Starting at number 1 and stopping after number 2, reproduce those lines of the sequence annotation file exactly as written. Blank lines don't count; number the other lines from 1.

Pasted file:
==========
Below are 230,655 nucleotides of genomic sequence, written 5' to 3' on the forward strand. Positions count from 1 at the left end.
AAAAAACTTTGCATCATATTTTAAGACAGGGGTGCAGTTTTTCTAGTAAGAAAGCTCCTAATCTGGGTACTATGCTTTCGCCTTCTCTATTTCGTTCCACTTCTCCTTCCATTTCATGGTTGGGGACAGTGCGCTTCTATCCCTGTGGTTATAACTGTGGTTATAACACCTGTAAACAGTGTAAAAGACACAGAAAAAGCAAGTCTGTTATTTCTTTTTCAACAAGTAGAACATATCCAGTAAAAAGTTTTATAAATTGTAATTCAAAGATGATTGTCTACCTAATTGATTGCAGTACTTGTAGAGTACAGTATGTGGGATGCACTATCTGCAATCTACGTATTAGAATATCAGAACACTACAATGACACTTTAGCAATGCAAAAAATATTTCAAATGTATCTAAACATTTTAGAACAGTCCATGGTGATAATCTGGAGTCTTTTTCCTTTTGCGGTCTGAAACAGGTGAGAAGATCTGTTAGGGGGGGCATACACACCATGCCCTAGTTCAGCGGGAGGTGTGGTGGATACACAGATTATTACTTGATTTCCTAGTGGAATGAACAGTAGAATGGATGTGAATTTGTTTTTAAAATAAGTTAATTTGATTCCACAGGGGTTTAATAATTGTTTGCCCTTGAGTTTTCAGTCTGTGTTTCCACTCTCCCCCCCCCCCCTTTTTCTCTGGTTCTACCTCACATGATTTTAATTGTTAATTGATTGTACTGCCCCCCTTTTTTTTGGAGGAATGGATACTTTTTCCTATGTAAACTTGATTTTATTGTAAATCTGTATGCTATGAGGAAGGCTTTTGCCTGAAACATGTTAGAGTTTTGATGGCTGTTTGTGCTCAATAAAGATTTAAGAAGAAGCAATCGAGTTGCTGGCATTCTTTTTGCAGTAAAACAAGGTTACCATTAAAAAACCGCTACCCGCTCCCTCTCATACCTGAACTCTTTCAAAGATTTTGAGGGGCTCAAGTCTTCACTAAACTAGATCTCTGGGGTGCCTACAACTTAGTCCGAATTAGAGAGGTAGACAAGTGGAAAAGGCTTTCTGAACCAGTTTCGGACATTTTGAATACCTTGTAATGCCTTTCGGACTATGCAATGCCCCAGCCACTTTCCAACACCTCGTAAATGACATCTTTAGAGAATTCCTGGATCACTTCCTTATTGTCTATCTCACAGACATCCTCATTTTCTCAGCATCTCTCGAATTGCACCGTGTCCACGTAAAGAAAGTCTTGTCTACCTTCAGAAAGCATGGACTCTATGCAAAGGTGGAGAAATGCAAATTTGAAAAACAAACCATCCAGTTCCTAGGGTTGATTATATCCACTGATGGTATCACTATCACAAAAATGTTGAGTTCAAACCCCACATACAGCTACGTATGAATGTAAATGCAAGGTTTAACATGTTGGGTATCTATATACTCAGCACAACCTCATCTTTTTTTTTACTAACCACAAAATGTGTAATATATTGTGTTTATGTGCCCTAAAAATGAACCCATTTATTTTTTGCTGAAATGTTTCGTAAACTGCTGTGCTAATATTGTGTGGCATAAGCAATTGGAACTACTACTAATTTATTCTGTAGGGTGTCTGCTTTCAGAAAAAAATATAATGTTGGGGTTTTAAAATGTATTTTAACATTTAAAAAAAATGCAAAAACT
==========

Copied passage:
Below are 230,655 nucleotides of genomic sequence, written 5' to 3' on the forward strand. Positions count from 1 at the left end.
AAAAAACTTTGCATCATATTTTAAGACAGGGGTGCAGTTTTTCTAGTAAGAAAGCTCCTAATCTGGGTACTATGCTTTCGCCTTCTCTATTTCGTTCCACTTCTCCTTCCATTTCATGGTTGGGGACAGTGCGCTTCTATCCCTGTGGTTATAACTGTGGTTATAACACCTGTAAACAGTGTAAAAGACACAGAAAAAGCAAGTCTGTTATTTCTTTTTCAACAAGTAGAACATATCCAGTAAAAAGTTTTATAAATTGTAATTCAAAGATGATTGTCTACCTAATTGATTGCAGTACTTGTAGAGTACAGTATGTGGGATGCACTATCTGCAATCTACGTATTAGAATATCAGAACACTACAATGACACTTTAGCAATGCAAAAAATATTTCAAATGTATCTAAACATTTTAGAACAGTCCATGGTGATAATCTGGAGTCTTTTTCCTTTTGCGGTCTGAAACAGGTGAGAAGATCTGTTAGGGGGGGCATACACACCATGCCCTAGTTCAGCGGGAGGTGTGGTGGATACACAGATTATTACTTGATTTCCTAGTGGAATGAACAGTAGAATGGATGTGAATTTGTTTTTAAAATAAGTTAATTTGATTCCACAGGGGTTTAATAATTGTTTGCCCTTGAGTTTTCAGTCTGTGTTTCCACTCTCCCCCCCCCCCCTTTTTCTCTGGTTCTACCTCACATGATTTTAATTGTTAATTGATTGTACTGCCCCCCTTTTTTTTGGAGGAATGGATACTTTTTCCTATGTAAACTTGATTTTATTGTAAATCTGTATGCTATGAGGAAGGCTTTTGCCTGAAACATGTTAGAGTTTTGATGGCTGTTTGTGCTCAATAAAGATTTAAGAAGAAGCAATCGAGTTGCTGGCATTCTTTTTGCAGTAAAACAAGGTTACCATTAAAAAACCGCTACCCGCTCCCTCTCATACCTGAACTCTTTCAAAGATTTTGAGGGGCTCAAGTCTTCACTAAACTAGATCTCTGGGGTGCCTACAACTTAGTCCGAATTAGAGAGGTAGACAAGTGGAAAAGGCTTTCTGAACCAGTTTCGGACATTTTGAATACCTTGTAATGCCTTTCGGACTATGCAATGCCCCAGCCACTTTCCAACACCTCGTAAATGACATCTTTAGAGAATTCCTGGATCACTTCCTTATTGTCTATCTCACAGACATCCTCATTTTCTCAGCATCTCTCGAATTGCACCGTGTCCACGTAAAGAAAGTCTTGTCTACCTTCAGAAAGCATGGACTCTATGCAAAGGTGGAGAAATGCAAATTTGAAAAACAAACCATCCAGTTCCTAGGGTTGATTATATCCACTGATGGTATCACTATCACAAAAATGTTGAGTTCAAACCCCACATACAGCTACGTATGAATGTAAATGCAAGGTTTAACATGTTGGGTATCTATATACTCAGCACAACCTCATCTTTTTTTTTACTAACCACAAAATGTGTAATATATTGTGTTTATGTGCCCTAAAAATGAACCCATTTATTTTTTGCTGAAATGTTTCGTAAACTGCTGTGCTAATATTGTGTGGCATAAGCAATTGGAACTACTACTAATTTATTCTGTAGGGTGTCTGCTTTCAGAAAAAAATATAATGTTGGGGTTTTAAAATGTATTTTAACATTTAAAAAAAATGCAAAAACT